It pays to open your mouth at the register. I just happened to ask if the guy had heard of Joanna Newsom. Not only had he heard of them, but the guy next to me at the other register had heard of her and had seen her on some obscure rack upstairs.

I am addicted to peanut butter M&Ms. </tangent>

ANYway, I went upstairs and grabbed it, bringing the grand total to 11 CDs for the day. Here’s the list.

  • Inkwell – These Stars Are Monsters
  • The Happies – If We Were Really Here
  • Interpol – Our Love To Admire
  • Josephine Foster – Wolf in Sheep’s Clothing
  • Foma – Inverness
  • Insta – Checklist for Love
  • Great Northern – Sleepy Eepee
  • God Help the Girl
  • The Fever – In the City of Sleep
  • The Appleseed Cast – Peregrine
  • Joanna Newsom – The Milk-Eyed Mender

I have some other Appleseed Cast and Interpol, the rest were all a spin of the Russian Roulette barrel. I’ve yet to be let down entirely, so I’m not concerned.

I still haven’t ripped the CDs I bought last week. There’s a reason though, weak as it is. So, I hook our computer to our HD TV so we can wach HD content. We have a blu ray drive in the machine, and I have a smattering of HD documentaries that are pretty cool. Since the tower is hooked to the TV and I sit on the couch and do everything from about 10 feet away, I don’t like getting up and down every 3-4 minutes to switch out the CDs. So they’ve sat in their corner for the last week.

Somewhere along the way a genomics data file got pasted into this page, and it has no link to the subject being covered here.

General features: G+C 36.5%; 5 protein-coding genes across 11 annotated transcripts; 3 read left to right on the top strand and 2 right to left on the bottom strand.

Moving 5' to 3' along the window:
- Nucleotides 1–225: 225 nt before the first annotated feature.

Today, I’m buying a blu-ray player. Panasonic DMP-BD80. Some guy near my house is selling one for $100. Nice. So that means I can move my tower back to the computer desk and start ripping. Woo hoo.

Joanna Newsom – Have One one Me

Joanna Newsom has a voice that is so defiantly unrefined as to merit wonder how she ever garnered a recording contract … until you hear croons, where she seems to channel all the great big band singers mixed (Ella Fitzgerald, Billie Holiday, Etta James, et al) with an air of Janis Joplin at the age of 10 on helium. Not to mention her composition/instrument playing skills are phenomenal. Her lyrics are more like free-verse poetry. She’s supposedly classified as “freak-folk,” which … umm … sure. Personally, I think she defies classification. She’s not pop, rock, trance, house, or electronic. No world music influence here. She has taken a bunch of instruments and mixed them in such a unique fashion that to classify her music as one genre or another is borderline insulting. 

Thus it is that I offer you this review of Have One on Me–her latest release. The most immediately notable difference is her vocals. Call me crazy, but I’m convinced she got herself some training. I say that with all the love in the world. Her voice on Ys andThe Milk-Eyed Mender is fantastically unique, singing with such abandon and without guile. It’s obvious that she’s either consciously reigned in the raw-ness and opted for a more melodic voice on this offering.

Then there’s the matter of “this offering,” which is actually a 3-CD set, all of which are good enough to stand on their own. Disc 1 stand-out tracks are the soulful southern gospel-sounding “Good Intentions Paving Company,” the opening track “Easy,” and “Baby Birch”–the last track on the CD. It becomes more layered as the song progresses. Not sure what the song is about, but it’s haunting.

“Do you remember staring up at the stars,
so far away in their bulletproof cars?
We heard the rushing, slow intake of the dark, dark water,
and the engine breaks …”

I’m just blown away at how different her voice is on these new CDs, yet it still sounds like Joanna. I’m really impressed. The music is great as always. I’m a huge fan of the fact that she plays the harp. Very excellent.  

Stand-out tracks on disc 2: The whole CD.

Standout tracks on disc 3: Again, the whole CD.

You really need this CD. Period. Get it.